Thursday, August 12, 2010

Quote of the Day: "Far From Hindering The Development of Science"

J.P. MorelandImage via Wikipedia

Christianity, far from hindering the development of science, actually provided the womb for its birth and development.” -- J. P. Moreland

I've heard J.P. speak. Does a wonderful talk on the pitfalls of relativism and  how he once challenged a moral relativist -- he stole his stereo!

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Hræfn said...

And yet Moreland 'hinders science' as part of the anti-science propaganda mill known as the Discovery Institute. This would suggest a certain bias, that might affect his credibility with most of the scientific community.

As a matter of interest, what are Moreland's qualifications in the History of Science that might raise his claim above mere partisan polemics?

Hræfn said...

A Christian critique of Moreland's views (and those of his fellow travellers) can be found in 'Special Creationism in Designer Clothing:A Response to The Creation Hypothesis', by Howard J. Van Till, Professor of Physics, Calvin College, in Science in Christian Perspective, the journal of the American Scientific Affiliation.

I think this quote is relevant to the "Far From Hindering The Development of Science" issue:

"Part of the difficulty in these matters is generated by the
ambiguity that follows from the failure, very common in anti-evolution
literature, to distinguish two very different meanings for the word naturalistic.
One meaning, I shall call it naturalistic (narrow), is very limited in
scope and simply refers to the idea that the physical behavior of some
particular material system can be described in terms of the
capacities of its interacting components and the interaction of the system with
its physical environment. Therefore there is a naturalistic (narrow)
theory of planetary motion, or of star formation, or of earthquakes, or of cell
behavior, or of photosynthesis, or of the development of a zygote into a mature

So understood, naturalistic (narrow) speaks only to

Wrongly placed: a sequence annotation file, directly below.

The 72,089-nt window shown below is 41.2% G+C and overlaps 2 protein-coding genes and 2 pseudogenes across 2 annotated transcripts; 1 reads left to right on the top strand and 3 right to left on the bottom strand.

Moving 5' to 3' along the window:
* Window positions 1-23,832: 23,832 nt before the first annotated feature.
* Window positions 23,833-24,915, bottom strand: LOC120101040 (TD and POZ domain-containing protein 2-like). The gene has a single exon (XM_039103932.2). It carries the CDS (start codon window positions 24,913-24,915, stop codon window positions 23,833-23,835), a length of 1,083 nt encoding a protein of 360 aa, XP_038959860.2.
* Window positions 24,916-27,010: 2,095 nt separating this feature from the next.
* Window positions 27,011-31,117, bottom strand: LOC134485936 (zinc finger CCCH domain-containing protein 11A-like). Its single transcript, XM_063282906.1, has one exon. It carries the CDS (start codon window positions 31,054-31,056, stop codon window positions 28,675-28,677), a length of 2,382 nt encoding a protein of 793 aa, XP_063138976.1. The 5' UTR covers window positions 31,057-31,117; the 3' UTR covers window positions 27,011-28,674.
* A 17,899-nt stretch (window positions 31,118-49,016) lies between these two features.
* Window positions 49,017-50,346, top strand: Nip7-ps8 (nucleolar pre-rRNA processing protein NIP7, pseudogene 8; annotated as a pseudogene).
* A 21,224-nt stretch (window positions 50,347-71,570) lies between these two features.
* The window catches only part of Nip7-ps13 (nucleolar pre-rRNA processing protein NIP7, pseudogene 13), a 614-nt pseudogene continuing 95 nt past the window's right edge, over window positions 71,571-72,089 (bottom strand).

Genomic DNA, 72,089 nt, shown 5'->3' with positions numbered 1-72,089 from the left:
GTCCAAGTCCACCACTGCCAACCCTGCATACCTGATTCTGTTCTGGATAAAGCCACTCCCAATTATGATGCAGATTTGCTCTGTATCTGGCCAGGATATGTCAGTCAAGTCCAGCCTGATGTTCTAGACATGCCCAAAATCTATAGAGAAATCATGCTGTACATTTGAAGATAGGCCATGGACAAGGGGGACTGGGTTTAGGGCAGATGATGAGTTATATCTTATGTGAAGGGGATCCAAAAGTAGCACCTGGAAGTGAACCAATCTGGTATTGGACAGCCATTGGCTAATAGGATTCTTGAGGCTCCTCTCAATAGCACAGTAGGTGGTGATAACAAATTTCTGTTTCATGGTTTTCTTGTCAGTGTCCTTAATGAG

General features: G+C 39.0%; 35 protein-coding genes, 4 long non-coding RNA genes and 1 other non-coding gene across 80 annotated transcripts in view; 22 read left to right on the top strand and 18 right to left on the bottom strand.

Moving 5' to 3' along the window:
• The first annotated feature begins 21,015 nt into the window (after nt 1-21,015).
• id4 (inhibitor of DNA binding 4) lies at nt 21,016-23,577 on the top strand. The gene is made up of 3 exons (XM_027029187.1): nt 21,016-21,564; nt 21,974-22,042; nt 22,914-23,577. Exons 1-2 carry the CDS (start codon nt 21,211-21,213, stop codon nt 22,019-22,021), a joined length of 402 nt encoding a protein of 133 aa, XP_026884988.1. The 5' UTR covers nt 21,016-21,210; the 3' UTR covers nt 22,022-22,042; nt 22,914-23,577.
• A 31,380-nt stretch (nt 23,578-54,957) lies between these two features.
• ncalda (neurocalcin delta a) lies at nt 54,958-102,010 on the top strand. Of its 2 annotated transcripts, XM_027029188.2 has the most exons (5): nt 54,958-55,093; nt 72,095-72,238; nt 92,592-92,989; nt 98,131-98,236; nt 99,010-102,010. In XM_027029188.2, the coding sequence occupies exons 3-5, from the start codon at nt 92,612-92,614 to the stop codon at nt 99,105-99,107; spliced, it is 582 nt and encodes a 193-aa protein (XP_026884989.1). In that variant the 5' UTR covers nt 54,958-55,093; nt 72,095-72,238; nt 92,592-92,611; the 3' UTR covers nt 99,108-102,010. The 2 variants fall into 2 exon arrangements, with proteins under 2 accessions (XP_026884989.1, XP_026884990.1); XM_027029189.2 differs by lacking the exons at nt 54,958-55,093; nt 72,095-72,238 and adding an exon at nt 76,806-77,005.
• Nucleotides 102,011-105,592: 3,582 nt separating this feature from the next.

the idea of the functional integrity of a material system as it acts and
interacts in time. No stance regarding the ontological origin of its existence
is either specified or implied. Nor is the ultimate source of its capacities for
behaving as it does, or its purpose in the larger context of all reality, or its
relation to divine action or intention. Defined in this way, naturalistic
has no elements or connotations that would be in any way
objectionable in principle to Christian belief.

The other definition, which I shall call Naturalistic
, is far more expansive in scope. It not only includes all of the
elements of naturalistic (narrow), but it also superimposes the strong
metaphysical stipulations that neither the existence nor the behavioral
capacities of material systems derive from any divine source (thereby making a
Creator unnecessary) and that the behavior of material systems can in no way
serve in the attainment of any divine purpose or intention. So defined, Naturalistic
is essentially identical to materialistic and is, therefore,
absolutely irreconcilable with Christian theism. Any critique of methodological
that fails to honor the distinction between the broad and the
narrow meanings of naturalistic is, I believe, sure to generate more heat
than light, more hostility than learning.

(Emphasis on the final sentence is my own.)

"... nothing intellectually compelling or challenging.. bald assertions coupled to superstition... woefully pathetic"